Aida Tafrishi – The ability to synthetically redesign and manipulate organisms so that they produce the substances that we want, which is the basic concept of synthetic biology, sounds astonishing. I believe that this field of science is of great importance globally because it can dramatically impact our lives. It can be applied to promote health and save people’s lives around the world by reducing the rates of infectious diseases, creating more precise tools for disease detection, and producing new pharmaceutical and diagnosing products to treat several diseases such as malaria and cancer. It can also be used to reduce environmental harm, decrease our reliance on petrochemicals, create processes to produce alternative energy sources or promote health and environmental sensing. Moreover, its impact on agriculture can be extensive. Synthetic biology can be used to improve crop insect resistance, generate higher crop yields, develop crops with enhanced nutrition values, and to increase the photosynthetic performance of plants.
Sarah Thorwall – As a chemical engineer, my synthetic biology interests lie in engineering microbes as “reactors” to produce value-added chemicals. Billions of dollars annually are spent on agricultural chemicals, which can be used to promote plant growth or prevent devastating plant diseases. Additionally, plants are a wealth of interesting secondary metabolites, but they are not optimal industrial production hosts because of their low titers, slow growth, and large space requirements. Engineering microbes to produce these compounds in large bioreactors could address these process concerns and provide new sources for agricultural chemicals. Microbial metabolic engineering could be applied to the production of plant secondary metabolites or compounds which are applied to plants to improve agricultural productivity. Participating in this program would allow me to learn more about industrial biotechnology relating to plants and get a better understanding of opportunities available in that field.
Aimee N. Uyehara – Some of the most compelling science stories are the ones where research moved from the lab to the community. Growing up with an agricultural background in Hawai’i, I learned to appreciate the innovation of science by means of the Rainbow papaya. This delicious genetically modified fruit was created to be resistant to the papaya ringspot virus. On a small scale, the Rainbow papaya symbolizes the potential of translational research to save agricultural industries from devastating diseases. Stories such as that of the Rainbow papaya fuel my interest in translational research. I am excited about the Plants3D program because of the opportunity to think seriously about solutions to the world’s critical food and health needs. This program creates a framework and means to consider the way my research can contribute to crop improvement and human health. Often as a PhD student, we become engrossed in the details of our own project and fail to see the potential for impact. I look forward to participating in a collaborative environment and challenging myself to think creatively about a project under the “discover, design, and deploy” framework.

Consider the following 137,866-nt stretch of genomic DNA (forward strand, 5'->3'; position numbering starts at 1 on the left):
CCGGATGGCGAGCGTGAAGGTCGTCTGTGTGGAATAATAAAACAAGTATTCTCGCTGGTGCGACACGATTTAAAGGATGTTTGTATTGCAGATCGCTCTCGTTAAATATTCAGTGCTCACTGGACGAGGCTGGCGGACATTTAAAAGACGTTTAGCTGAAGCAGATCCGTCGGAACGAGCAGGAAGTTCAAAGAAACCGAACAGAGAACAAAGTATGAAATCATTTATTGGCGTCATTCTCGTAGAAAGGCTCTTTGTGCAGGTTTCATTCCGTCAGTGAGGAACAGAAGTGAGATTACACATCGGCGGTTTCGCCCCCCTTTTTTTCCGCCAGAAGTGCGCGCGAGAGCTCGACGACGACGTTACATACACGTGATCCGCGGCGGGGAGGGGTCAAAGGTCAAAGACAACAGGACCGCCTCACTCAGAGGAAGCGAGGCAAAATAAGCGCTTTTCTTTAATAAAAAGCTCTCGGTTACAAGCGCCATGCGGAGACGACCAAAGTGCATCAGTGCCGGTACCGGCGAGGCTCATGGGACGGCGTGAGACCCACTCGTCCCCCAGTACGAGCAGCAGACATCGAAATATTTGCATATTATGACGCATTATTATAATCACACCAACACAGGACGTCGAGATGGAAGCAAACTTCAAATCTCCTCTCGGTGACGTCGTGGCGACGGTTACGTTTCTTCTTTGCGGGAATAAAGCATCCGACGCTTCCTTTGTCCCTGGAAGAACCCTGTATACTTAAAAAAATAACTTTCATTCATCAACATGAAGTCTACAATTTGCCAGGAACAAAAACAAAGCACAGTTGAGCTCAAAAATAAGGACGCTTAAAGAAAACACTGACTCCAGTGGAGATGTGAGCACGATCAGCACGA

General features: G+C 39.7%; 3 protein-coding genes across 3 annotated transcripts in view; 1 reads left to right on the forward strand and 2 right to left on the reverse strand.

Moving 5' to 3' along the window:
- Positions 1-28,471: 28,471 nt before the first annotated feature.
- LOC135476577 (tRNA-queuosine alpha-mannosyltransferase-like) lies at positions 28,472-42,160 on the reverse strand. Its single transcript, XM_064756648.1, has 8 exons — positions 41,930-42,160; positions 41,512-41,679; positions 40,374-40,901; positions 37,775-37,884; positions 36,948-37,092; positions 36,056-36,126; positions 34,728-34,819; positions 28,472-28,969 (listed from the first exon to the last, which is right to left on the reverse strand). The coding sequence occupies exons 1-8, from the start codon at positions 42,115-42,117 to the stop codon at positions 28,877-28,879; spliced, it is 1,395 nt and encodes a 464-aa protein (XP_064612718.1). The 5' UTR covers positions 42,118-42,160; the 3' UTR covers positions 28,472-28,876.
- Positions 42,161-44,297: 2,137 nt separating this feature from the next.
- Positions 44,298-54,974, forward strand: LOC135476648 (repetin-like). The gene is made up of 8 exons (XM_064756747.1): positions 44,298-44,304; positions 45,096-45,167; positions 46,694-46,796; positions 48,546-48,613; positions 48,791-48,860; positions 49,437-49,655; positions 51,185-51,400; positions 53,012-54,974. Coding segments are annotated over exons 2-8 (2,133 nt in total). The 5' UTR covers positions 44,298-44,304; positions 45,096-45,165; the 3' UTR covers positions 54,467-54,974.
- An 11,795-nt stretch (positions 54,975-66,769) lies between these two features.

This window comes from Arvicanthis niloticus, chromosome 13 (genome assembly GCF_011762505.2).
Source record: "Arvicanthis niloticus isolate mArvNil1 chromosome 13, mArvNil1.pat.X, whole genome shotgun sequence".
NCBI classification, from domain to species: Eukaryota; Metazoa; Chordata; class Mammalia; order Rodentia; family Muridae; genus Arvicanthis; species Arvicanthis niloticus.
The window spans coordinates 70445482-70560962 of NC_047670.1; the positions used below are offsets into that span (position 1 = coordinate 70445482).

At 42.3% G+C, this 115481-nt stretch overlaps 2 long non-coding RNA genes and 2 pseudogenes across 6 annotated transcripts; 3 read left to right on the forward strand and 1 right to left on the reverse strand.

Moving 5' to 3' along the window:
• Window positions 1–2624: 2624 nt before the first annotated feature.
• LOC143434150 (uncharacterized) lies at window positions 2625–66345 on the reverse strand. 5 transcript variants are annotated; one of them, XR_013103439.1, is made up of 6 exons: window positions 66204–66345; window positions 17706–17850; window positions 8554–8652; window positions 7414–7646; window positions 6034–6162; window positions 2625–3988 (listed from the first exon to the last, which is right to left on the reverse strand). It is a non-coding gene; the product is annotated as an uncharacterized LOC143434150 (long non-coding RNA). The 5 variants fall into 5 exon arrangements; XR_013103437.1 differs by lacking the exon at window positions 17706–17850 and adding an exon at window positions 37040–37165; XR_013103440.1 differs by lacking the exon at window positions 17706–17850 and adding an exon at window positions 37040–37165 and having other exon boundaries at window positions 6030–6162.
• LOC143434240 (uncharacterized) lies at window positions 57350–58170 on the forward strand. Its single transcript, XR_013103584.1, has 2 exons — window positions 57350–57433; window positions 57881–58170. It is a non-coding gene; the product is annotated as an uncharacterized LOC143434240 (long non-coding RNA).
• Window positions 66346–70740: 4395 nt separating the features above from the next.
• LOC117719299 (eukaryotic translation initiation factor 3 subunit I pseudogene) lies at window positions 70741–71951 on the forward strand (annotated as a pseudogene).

Alex Humberto Valenzuela – Plants are under constant pressure from pests through herbivory and the spread of disease. Insects can severely limit food production and have significant economic consequences. By knowing what makes plants vulnerable to insects, we can work towards improving insect resistance in crops. As a scientist I am interested in translational research and want to be able to be work towards solutions for issues such as food insecurity. Being in a cohort of innovative students from unique backgrounds will expose me to new perspectives and enable my growth as a scientist in ways my PhD program alone could not. Plants 3D will provide the necessary training from both fields needed to succeed as a synthetic biologist. In addition to cross training in science and engineering, Plants 3D will help me build important skills needed in today’s workplace. This includes lessons in entrepreneurship, which is not typically a part of a biologist’s curriculum. As a Latino and a first-generation college student, I am drawn by this program’s efforts to promote diversity and inclusiveness in science.
Alexandra White – As a scientist I have long been fascinated by our ability to manipulate biological systems for our own purposes, whether that be engineering yeast to make insulin or engineering tomatoes to withstand a longer shelf life. Since being an undergraduate, I have been motivated to be a contributing member of society by having some sort of involvement in crop improvement. I find myself utilizing biological techniques to answer questions about plant molecular processes, however I want to be able to translate my knowledge into an applied system like crop improvement. I believe this can be done through the use of synthetic plant biology. Being a part of the Plants3D program will provide a way for me to learn how to apply my molecular research to a real-world application. It is important to me that this program will introduce me to members of other departments as well as scientists in industry that relate basic research into crop improvement. Plants3D will give me the tools to reach across disciplines through a collaborative effort with other members of the program.
Jiadong “Mike” Yang – I have never conducted experiments that utilize mammalian cells to answer questions in plant cells. This interdisciplinary training program can provide me an opportunity to conduct such experiments. Because of this, I am deeply interested in joining the program. Currently, I am in a plant cell biology lab studying auxin-related signaling pathways. I am interested in research to study cell proliferation in cancer cells, gene evolution in genome data bases, axon formation in neurons, and cell growth in plant cells. The key idea is to answer fundamental questions of cellular processes. By studying questions in different fields, I will be able to apply different methods to more accurately answer questions using Bioinformatics analysis to predict similar functioning proteins in TMK1-mediated auxin signaling pathways.